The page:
Surgeons' brand exceeds patient outcomes — How you should build your practice's brand

Eric Oliver -   Print  |

Physicians who attempt to build their brand solely by focusing on clinical outcomes are ignoring crucial parts of the picture.

Here, Sean Sullivan, owner of Saltflower Creative and former marketing manager for Gulf Breeze, Fla.-based Andrews Institute for Orthopaedics & Sports Medicine, discussed how practices should build their brand and offered tips around how to do it.

Note: Response was edited for style and content.

Sean Sullivan: Patients interact with your brand every day. They Google it. They click on it. They speak to it. Your brand needs to be on-demand for patients.

What should frustrate orthopedic surgeons to the core is that your brand is not solely based on clinical outcomes. In fact, positive patient experience has little to do with clinical outcomes. In other words, meeting the clinical expectations of the patient is expected. Patient experience is the driver of your brand reputation.

Brand reputation is based on clinical outcomes, online reputation, digital presence, staff friendliness, new patient paperwork, wait times, and office environment, among others.

I am not saying clinical outcomes are irrelevant. In fact, they are paramount. However, think of clinical outcomes as binary. It's the first step once you pass "Go." If you don't pass that test, it's all over. So, don't worry, all that training you did, very necessary.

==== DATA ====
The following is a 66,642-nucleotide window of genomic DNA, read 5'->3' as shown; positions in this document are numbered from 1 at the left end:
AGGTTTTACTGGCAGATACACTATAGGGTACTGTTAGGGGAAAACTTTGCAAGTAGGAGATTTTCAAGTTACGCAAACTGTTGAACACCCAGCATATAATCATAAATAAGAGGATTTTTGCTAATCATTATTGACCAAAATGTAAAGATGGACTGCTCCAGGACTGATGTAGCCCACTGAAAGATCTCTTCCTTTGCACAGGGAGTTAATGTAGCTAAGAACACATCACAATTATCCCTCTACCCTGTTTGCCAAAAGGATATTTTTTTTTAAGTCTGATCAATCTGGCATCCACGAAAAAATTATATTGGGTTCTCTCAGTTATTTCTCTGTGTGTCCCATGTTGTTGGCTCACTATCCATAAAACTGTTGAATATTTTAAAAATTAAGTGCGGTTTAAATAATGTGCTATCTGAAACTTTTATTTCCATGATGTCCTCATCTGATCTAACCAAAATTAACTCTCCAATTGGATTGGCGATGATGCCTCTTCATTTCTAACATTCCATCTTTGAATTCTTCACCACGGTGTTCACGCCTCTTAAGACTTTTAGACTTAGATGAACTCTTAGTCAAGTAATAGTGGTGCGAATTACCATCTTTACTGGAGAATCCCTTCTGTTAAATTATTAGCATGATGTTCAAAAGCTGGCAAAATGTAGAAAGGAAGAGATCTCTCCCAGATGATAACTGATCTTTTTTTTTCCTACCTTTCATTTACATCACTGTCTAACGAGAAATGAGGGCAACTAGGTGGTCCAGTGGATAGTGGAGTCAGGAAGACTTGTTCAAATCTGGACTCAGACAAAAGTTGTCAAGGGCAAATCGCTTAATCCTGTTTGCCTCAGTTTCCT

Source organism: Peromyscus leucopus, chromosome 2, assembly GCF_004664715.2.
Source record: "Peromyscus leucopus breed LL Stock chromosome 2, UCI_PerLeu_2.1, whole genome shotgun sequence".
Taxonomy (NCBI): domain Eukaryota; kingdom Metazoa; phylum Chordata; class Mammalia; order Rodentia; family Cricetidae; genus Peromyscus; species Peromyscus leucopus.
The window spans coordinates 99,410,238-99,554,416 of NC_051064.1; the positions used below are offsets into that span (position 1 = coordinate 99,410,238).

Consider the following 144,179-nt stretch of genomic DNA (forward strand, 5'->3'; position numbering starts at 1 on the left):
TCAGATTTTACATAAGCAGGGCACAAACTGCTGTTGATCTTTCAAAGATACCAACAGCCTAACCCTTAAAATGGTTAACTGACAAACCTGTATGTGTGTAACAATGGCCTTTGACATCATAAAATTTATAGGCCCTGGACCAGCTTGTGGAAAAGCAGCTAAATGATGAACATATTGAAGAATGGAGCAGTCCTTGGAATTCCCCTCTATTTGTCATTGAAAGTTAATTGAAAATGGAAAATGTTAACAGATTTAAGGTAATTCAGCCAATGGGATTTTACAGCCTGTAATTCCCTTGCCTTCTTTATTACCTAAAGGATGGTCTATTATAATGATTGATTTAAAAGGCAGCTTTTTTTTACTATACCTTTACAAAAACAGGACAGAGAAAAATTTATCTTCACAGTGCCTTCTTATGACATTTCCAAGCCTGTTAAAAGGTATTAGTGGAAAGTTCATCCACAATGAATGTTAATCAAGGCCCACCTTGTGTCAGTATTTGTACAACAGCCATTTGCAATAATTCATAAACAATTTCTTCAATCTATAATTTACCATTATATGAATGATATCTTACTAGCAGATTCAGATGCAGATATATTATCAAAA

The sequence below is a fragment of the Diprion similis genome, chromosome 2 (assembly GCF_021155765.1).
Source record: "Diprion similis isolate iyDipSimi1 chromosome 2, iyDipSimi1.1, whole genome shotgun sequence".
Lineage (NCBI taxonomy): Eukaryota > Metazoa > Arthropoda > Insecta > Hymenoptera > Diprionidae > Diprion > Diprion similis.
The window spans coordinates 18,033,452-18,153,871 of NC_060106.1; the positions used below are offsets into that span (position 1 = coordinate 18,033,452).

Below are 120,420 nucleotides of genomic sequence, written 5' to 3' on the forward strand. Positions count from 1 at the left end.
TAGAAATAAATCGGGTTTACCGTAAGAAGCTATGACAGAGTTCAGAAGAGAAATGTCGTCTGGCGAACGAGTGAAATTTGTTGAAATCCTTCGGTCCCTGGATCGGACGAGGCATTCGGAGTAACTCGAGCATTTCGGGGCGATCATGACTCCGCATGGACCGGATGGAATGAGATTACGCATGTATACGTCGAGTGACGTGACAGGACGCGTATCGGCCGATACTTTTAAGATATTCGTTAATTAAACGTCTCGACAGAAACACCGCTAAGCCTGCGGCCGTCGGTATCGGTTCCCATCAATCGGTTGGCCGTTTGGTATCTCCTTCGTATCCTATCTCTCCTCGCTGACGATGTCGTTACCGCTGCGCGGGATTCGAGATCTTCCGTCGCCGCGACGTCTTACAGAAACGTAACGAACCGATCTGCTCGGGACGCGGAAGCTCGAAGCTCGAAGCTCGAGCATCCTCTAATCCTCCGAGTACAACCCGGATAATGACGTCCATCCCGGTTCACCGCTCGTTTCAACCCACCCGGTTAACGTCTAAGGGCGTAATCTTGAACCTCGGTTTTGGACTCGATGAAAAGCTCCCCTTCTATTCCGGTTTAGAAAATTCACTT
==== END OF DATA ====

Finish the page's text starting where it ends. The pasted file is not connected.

What I am saying is that patients will leave positive reviews about receiving positive clinical outcomes, but they won't do it often. What they will do, often, is leave scathing reviews on your online reputation accounts about anything and everything other than the clinical experience.

Here are some questions to ask yourself if you want to really make a positive impact on your brand reputation and brand equity:

  • Do I really care about what the patient is going through?

    • If yes, then stop looking at your laptop, look them in the eye and listen. You are busy, we get it. You go from room to room and are expected to shape your attitude to meet the attitude of the patient. That seems like a lot to ask of you. It is.
  • Does this patient feel like I am invested in their healthcare?

    • A patient's interpretation of your investment in their healthcare is key. It does not matter what you think. It matters what the patient thinks you think. … The service industry of healthcare mandates that you provide a service that makes the patient feel special. This is the world we live in. I'm not saying it is right, I'm just saying this is the way it is.

Accepting the fact that your clinical outcomes have very little influence on negative patient experience is the first step on this journey together. Congratulations!

Finally, if you currently have someone running your social media, and that person is not representing your brand on social media, stop letting that person control your brand. You need a social media presence that consistently supports your brand, your clinical differentiators and personal differentiators.

More articles on spine:
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